• The lion is chasing the car.

The car is the object. When an objective personal pronoun replaces the object, the sentence becomes: “The lion is chasing it.”

6. Possessive Pronouns

Possessive pronouns normally indicate ownership. They also have two categories:

Dependent or Limiting Possessive Pronouns

Essentially, dependent or limiting possessive pronouns, when used in a sentence, they follow a dependent noun. Examples of these pronouns include its, her, his, your, our, my, and their. It is worth noting that the possessive pronoun ‘its’ does not have an apostrophe.


  • I saw her parents
  • That is my car
  • Alvin is her husband

Independent or Absolute Possessive Pronouns

These pronouns do not trail or get followed by a noun in a sentence context. Instead, they perform the function of substituting the possession. They include theirs, its, ours, his, hers, and mine.


  • That car is mine (the word ‘mine’ is the independent possessive pronoun).
  • The wallet is his (‘his’ is the independent possessive pronoun).
  • That house is not ours but theirs. Here, the words ‘ours’ and ‘theirs’ are independent or absolute personal pronouns.

7. Reciprocal Pronouns

Though not very popular, reciprocal pronouns are constantly used in normal communication. Essentially, these pronouns indicate a mutual action or a relationship. In English, reciprocal pronouns are only two: ‘one another’ and ‘each other.


  • They helped each other overcome the hurdles. The phrase ‘each other’ is the reciprocal pronoun and shows how the relationship developed.
  • They clapped for one another when they won. Here, the phrase ‘one another’ represents mutual actions.
  • They hurled tantrums at each other. Similarly, the phrase ‘each other’ indicates mutual actions that occurred.

8. Reflexive Pronouns

Reflexive pronouns are essentially pronouns that end with ‘-self’ or ‘-selves.’ Normally, these pronouns are helpful when the subject and the object refer to the same thing – or person. Moreover, they exist in two categories:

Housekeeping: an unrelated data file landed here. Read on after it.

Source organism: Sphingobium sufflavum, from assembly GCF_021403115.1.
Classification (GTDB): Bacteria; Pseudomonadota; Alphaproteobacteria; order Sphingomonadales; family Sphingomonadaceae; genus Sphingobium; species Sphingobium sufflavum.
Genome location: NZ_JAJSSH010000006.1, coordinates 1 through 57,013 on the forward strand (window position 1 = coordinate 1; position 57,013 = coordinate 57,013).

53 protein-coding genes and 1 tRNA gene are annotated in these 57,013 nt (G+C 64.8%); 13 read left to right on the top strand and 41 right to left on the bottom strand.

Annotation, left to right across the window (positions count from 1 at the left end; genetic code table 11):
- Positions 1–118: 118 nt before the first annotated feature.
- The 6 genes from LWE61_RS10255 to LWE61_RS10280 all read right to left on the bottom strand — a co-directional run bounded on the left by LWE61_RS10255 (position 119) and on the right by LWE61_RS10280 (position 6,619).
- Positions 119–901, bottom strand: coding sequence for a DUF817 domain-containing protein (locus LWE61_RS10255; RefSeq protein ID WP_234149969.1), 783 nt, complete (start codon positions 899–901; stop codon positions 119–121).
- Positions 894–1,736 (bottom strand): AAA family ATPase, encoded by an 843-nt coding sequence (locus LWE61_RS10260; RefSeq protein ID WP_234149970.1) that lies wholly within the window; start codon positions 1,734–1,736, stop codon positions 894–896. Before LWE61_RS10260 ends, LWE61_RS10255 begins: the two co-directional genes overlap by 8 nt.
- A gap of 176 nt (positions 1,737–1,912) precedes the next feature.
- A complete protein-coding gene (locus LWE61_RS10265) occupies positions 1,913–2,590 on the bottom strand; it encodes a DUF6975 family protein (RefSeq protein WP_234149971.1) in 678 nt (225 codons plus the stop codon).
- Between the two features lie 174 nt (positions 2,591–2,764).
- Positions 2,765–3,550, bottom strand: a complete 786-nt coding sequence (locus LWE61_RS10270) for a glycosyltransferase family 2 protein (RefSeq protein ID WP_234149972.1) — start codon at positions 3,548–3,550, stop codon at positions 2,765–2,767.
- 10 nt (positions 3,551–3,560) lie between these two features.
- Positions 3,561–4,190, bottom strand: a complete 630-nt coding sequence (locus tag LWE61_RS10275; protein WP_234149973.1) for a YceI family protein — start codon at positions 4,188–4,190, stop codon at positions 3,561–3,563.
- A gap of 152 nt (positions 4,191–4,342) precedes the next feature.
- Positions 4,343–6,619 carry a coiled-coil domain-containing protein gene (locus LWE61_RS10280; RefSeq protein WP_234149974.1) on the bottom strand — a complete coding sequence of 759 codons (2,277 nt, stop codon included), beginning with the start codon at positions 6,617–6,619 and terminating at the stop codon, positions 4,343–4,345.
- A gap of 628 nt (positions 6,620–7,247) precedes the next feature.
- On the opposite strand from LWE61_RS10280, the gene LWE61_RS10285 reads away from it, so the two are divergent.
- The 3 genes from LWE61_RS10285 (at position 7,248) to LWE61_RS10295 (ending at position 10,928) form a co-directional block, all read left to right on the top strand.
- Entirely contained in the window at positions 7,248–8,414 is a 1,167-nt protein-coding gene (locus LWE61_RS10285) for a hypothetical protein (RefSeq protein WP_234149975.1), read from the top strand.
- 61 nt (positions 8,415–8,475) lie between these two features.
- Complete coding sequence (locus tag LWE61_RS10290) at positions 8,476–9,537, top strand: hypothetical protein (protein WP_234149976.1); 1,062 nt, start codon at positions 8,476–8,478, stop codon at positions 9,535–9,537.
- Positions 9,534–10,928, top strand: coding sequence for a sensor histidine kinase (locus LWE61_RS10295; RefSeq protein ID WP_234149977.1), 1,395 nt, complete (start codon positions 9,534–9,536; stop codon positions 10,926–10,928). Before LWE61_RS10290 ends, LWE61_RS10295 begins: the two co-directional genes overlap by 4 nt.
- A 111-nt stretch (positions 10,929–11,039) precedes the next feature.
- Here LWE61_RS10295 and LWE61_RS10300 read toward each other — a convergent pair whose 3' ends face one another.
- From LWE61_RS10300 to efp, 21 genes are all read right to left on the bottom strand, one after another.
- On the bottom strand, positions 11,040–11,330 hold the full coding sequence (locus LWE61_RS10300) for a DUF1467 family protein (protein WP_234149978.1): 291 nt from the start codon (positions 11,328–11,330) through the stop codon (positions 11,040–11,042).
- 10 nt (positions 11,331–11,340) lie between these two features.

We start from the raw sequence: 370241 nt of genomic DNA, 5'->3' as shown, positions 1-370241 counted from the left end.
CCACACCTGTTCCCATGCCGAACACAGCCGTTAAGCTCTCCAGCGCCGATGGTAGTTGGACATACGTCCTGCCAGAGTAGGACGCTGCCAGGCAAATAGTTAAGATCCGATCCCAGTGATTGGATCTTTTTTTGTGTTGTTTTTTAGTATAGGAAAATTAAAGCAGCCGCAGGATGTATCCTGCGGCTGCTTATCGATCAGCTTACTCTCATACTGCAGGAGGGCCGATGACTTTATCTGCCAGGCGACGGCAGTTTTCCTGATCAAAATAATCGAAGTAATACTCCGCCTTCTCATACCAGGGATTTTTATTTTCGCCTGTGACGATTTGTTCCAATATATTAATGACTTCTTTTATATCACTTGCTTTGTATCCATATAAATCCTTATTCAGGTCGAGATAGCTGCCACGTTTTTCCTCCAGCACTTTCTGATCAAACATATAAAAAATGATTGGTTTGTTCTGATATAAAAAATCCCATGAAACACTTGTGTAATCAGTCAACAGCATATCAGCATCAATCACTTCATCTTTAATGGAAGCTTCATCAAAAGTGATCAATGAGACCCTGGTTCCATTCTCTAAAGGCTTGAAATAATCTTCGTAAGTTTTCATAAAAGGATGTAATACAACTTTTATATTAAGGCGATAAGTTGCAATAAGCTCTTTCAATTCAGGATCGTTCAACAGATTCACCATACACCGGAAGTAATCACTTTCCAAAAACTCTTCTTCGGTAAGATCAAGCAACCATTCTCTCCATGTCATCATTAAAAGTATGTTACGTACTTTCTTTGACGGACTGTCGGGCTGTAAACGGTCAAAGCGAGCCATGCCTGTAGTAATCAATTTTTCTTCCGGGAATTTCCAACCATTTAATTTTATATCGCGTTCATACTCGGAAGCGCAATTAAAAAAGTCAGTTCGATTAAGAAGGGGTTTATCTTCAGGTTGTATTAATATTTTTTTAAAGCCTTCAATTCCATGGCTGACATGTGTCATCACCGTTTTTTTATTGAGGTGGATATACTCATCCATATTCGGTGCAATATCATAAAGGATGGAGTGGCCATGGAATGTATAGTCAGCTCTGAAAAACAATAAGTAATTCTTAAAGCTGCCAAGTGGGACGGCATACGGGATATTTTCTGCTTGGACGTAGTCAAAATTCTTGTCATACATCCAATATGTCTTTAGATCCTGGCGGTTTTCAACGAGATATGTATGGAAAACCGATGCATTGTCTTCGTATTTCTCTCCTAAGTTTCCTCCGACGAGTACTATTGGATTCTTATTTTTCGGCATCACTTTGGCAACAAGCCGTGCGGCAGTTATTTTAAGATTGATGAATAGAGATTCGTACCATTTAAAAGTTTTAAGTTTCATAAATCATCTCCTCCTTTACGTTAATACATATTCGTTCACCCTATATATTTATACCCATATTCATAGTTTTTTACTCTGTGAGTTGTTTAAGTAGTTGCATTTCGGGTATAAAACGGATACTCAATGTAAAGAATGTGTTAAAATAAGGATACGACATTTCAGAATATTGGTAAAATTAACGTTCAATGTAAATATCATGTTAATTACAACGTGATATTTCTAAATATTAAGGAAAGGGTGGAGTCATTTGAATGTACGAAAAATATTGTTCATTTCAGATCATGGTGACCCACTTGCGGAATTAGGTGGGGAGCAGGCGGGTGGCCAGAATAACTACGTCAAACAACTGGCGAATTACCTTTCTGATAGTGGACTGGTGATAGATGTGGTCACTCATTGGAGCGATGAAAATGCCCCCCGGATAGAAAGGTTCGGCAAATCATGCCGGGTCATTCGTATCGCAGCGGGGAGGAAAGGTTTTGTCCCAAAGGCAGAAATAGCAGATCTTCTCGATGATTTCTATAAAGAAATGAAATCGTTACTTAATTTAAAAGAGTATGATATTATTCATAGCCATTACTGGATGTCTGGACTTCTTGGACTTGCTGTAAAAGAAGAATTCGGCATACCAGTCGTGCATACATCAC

Singular Reflexive Pronouns

You can use singular reflexive pronouns when the object or subject refers to the same person or thing. Typically, these pronouns end with ‘–self.’ They include herself, himself, itself, yourself.


  • The lecturer dictated the notes herself.
  • She read the novel herself.
  • I cleaned the drain myself.

Plural Reflexive Pronouns

Plural reflexive pronouns are mainly used when the object and subject refer to the same people or things. They also end with ‘-selves.’ These reflexive pronouns include ourselves, themselves, and yourselves.


  • They decided among themselves to work with him.
  • We constructed the bridge ourselves.
  • They decided to vote him out themselves.

9. Relative Pronouns

Relative pronouns are another category of pronouns that provide additional information about a particular subject in a sentence. Typically, they join clauses with a noun or pronoun to make a sentence. They include which, whom, who, what, and that. Normally, that and which help in making reference to animals or things while who refers to people.


  • The gentleman who drove you to work is my father. The word ‘who’ is the relative pronoun while ‘drove you to work’ is the additional information.
  • The vehicle which ran over a pedestrian is hers. The phrase ‘ran over a pedestrian’ is the additional information, while ‘which’ is the relative pronoun.
  • The dog that bit him was killed. Here, ‘that bit him’ is the additional information while ‘that’ is the relative pronoun.


Getting yourself knowledgeable in different types of pronouns is essential in improving the general proficiency of your English language. Additionally, it helps you to weed out redundancy when writing. Consequently, you get to write and communicate more effectively and efficiently.